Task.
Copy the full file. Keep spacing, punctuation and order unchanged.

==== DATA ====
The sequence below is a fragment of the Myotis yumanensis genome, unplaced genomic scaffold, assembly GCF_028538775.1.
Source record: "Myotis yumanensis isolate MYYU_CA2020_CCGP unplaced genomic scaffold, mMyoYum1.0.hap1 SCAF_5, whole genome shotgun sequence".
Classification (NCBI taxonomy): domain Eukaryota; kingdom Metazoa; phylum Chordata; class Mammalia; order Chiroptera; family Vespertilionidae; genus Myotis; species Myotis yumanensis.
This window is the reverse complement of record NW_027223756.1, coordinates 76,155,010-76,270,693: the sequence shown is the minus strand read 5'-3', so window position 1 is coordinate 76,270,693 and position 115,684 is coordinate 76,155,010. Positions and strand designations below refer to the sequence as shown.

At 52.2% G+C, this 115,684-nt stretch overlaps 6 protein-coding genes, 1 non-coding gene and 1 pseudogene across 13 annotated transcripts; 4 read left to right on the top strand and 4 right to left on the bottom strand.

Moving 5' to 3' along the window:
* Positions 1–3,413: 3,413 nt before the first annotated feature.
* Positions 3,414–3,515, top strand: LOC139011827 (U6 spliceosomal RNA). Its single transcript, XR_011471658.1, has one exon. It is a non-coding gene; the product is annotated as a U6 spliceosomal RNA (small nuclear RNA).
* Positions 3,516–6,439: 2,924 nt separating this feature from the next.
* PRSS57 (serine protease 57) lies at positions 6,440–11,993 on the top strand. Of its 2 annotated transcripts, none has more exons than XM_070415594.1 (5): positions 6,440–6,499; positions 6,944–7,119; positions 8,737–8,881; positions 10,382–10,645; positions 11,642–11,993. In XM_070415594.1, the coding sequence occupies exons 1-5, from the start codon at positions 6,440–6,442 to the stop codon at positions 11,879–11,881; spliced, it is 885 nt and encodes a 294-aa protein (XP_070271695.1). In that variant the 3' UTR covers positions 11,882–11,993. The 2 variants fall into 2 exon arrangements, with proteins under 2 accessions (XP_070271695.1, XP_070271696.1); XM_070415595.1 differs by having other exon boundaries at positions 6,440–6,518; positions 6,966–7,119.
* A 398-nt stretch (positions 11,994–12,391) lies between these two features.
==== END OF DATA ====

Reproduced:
The sequence below is a fragment of the Myotis yumanensis genome, unplaced genomic scaffold, assembly GCF_028538775.1.
Source record: "Myotis yumanensis isolate MYYU_CA2020_CCGP unplaced genomic scaffold, mMyoYum1.0.hap1 SCAF_5, whole genome shotgun sequence".
Classification (NCBI taxonomy): domain Eukaryota; kingdom Metazoa; phylum Chordata; class Mammalia; order Chiroptera; family Vespertilionidae; genus Myotis; species Myotis yumanensis.
This window is the reverse complement of record NW_027223756.1, coordinates 76,155,010-76,270,693: the sequence shown is the minus strand read 5'-3', so window position 1 is coordinate 76,270,693 and position 115,684 is coordinate 76,155,010. Positions and strand designations below refer to the sequence as shown.

At 52.2% G+C, this 115,684-nt stretch overlaps 6 protein-coding genes, 1 non-coding gene and 1 pseudogene across 13 annotated transcripts; 4 read left to right on the top strand and 4 right to left on the bottom strand.

Moving 5' to 3' along the window:
* Positions 1–3,413: 3,413 nt before the first annotated feature.
* Positions 3,414–3,515, top strand: LOC139011827 (U6 spliceosomal RNA). Its single transcript, XR_011471658.1, has one exon. It is a non-coding gene; the product is annotated as a U6 spliceosomal RNA (small nuclear RNA).
* Positions 3,516–6,439: 2,924 nt separating this feature from the next.
* PRSS57 (serine protease 57) lies at positions 6,440–11,993 on the top strand. Of its 2 annotated transcripts, none has more exons than XM_070415594.1 (5): positions 6,440–6,499; positions 6,944–7,119; positions 8,737–8,881; positions 10,382–10,645; positions 11,642–11,993. In XM_070415594.1, the coding sequence occupies exons 1-5, from the start codon at positions 6,440–6,442 to the stop codon at positions 11,879–11,881; spliced, it is 885 nt and encodes a 294-aa protein (XP_070271695.1). In that variant the 3' UTR covers positions 11,882–11,993. The 2 variants fall into 2 exon arrangements, with proteins under 2 accessions (XP_070271695.1, XP_070271696.1); XM_070415595.1 differs by having other exon boundaries at positions 6,440–6,518; positions 6,966–7,119.
* A 398-nt stretch (positions 11,994–12,391) lies between these two features.